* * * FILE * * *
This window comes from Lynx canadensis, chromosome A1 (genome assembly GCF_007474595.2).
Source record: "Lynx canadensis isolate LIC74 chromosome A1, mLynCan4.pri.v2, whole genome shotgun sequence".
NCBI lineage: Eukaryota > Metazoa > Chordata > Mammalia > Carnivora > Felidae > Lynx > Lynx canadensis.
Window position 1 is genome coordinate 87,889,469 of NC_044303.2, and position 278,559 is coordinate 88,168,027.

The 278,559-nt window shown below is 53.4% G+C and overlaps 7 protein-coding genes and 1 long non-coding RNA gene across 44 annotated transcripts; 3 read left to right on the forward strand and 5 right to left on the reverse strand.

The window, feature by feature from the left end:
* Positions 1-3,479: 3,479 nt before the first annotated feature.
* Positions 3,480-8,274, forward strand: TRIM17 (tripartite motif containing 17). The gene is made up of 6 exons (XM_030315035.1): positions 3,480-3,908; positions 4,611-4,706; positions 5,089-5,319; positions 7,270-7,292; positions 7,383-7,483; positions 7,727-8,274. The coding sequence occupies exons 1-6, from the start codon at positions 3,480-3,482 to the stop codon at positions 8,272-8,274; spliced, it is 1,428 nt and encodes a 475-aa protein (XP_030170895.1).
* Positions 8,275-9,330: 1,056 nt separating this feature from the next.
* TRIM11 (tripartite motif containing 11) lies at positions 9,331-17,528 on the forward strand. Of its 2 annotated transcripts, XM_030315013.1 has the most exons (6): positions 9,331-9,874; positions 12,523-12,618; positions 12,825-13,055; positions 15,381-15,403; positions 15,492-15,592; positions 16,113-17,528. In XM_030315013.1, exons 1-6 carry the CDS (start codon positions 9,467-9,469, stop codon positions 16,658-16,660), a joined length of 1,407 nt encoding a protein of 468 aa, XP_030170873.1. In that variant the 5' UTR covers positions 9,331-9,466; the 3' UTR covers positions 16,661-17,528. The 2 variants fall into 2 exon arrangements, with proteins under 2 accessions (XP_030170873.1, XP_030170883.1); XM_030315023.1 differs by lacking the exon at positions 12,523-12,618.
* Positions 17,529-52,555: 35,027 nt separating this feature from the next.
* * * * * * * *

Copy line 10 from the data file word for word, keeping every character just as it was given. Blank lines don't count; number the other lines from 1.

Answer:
* TRIM11 (tripartite motif containing 11) lies at positions 9,331-17,528 on the forward strand. Of its 2 annotated transcripts, XM_030315013.1 has the most exons (6): positions 9,331-9,874; positions 12,523-12,618; positions 12,825-13,055; positions 15,381-15,403; positions 15,492-15,592; positions 16,113-17,528. In XM_030315013.1, exons 1-6 carry the CDS (start codon positions 9,467-9,469, stop codon positions 16,658-16,660), a joined length of 1,407 nt encoding a protein of 468 aa, XP_030170873.1. In that variant the 5' UTR covers positions 9,331-9,466; the 3' UTR covers positions 16,661-17,528. The 2 variants fall into 2 exon arrangements, with proteins under 2 accessions (XP_030170873.1, XP_030170883.1); XM_030315023.1 differs by lacking the exon at positions 12,523-12,618.